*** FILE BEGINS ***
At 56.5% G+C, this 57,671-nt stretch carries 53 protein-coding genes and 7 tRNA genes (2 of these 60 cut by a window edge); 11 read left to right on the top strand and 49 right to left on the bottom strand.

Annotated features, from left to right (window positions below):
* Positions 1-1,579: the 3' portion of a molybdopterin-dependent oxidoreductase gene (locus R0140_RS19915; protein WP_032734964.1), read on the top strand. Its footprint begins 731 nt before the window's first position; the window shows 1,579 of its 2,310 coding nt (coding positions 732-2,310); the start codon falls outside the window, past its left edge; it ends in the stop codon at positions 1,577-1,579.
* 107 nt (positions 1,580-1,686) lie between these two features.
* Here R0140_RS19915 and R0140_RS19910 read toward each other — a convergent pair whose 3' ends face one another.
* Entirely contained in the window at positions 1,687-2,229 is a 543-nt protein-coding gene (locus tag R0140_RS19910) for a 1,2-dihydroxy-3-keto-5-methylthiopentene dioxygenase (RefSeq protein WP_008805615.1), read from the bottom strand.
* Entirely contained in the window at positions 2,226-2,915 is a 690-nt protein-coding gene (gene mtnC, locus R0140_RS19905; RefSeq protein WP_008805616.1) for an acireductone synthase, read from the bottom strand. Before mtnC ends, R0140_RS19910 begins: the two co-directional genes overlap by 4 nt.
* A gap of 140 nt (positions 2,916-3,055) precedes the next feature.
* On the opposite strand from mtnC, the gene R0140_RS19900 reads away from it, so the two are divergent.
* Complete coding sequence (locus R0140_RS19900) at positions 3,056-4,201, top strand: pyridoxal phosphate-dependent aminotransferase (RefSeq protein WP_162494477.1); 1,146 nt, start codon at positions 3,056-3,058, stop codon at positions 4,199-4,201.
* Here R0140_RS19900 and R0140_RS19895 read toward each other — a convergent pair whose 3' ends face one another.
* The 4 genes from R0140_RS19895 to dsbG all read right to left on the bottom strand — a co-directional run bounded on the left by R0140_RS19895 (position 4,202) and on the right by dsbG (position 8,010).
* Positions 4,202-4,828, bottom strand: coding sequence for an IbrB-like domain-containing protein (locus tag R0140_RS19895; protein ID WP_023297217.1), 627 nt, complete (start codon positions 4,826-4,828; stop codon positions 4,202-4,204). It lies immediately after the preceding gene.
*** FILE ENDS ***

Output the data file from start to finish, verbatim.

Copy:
At 56.5% G+C, this 57,671-nt stretch carries 53 protein-coding genes and 7 tRNA genes (2 of these 60 cut by a window edge); 11 read left to right on the top strand and 49 right to left on the bottom strand.

Annotated features, from left to right (window positions below):
* Positions 1-1,579: the 3' portion of a molybdopterin-dependent oxidoreductase gene (locus R0140_RS19915; protein WP_032734964.1), read on the top strand. Its footprint begins 731 nt before the window's first position; the window shows 1,579 of its 2,310 coding nt (coding positions 732-2,310); the start codon falls outside the window, past its left edge; it ends in the stop codon at positions 1,577-1,579.
* 107 nt (positions 1,580-1,686) lie between these two features.
* Here R0140_RS19915 and R0140_RS19910 read toward each other — a convergent pair whose 3' ends face one another.
* Entirely contained in the window at positions 1,687-2,229 is a 543-nt protein-coding gene (locus tag R0140_RS19910) for a 1,2-dihydroxy-3-keto-5-methylthiopentene dioxygenase (RefSeq protein WP_008805615.1), read from the bottom strand.
* Entirely contained in the window at positions 2,226-2,915 is a 690-nt protein-coding gene (gene mtnC, locus R0140_RS19905; RefSeq protein WP_008805616.1) for an acireductone synthase, read from the bottom strand. Before mtnC ends, R0140_RS19910 begins: the two co-directional genes overlap by 4 nt.
* A gap of 140 nt (positions 2,916-3,055) precedes the next feature.
* On the opposite strand from mtnC, the gene R0140_RS19900 reads away from it, so the two are divergent.
* Complete coding sequence (locus R0140_RS19900) at positions 3,056-4,201, top strand: pyridoxal phosphate-dependent aminotransferase (RefSeq protein WP_162494477.1); 1,146 nt, start codon at positions 3,056-3,058, stop codon at positions 4,199-4,201.
* Here R0140_RS19900 and R0140_RS19895 read toward each other — a convergent pair whose 3' ends face one another.
* The 4 genes from R0140_RS19895 to dsbG all read right to left on the bottom strand — a co-directional run bounded on the left by R0140_RS19895 (position 4,202) and on the right by dsbG (position 8,010).
* Positions 4,202-4,828, bottom strand: coding sequence for an IbrB-like domain-containing protein (locus tag R0140_RS19895; protein ID WP_023297217.1), 627 nt, complete (start codon positions 4,826-4,828; stop codon positions 4,202-4,204). It lies immediately after the preceding gene.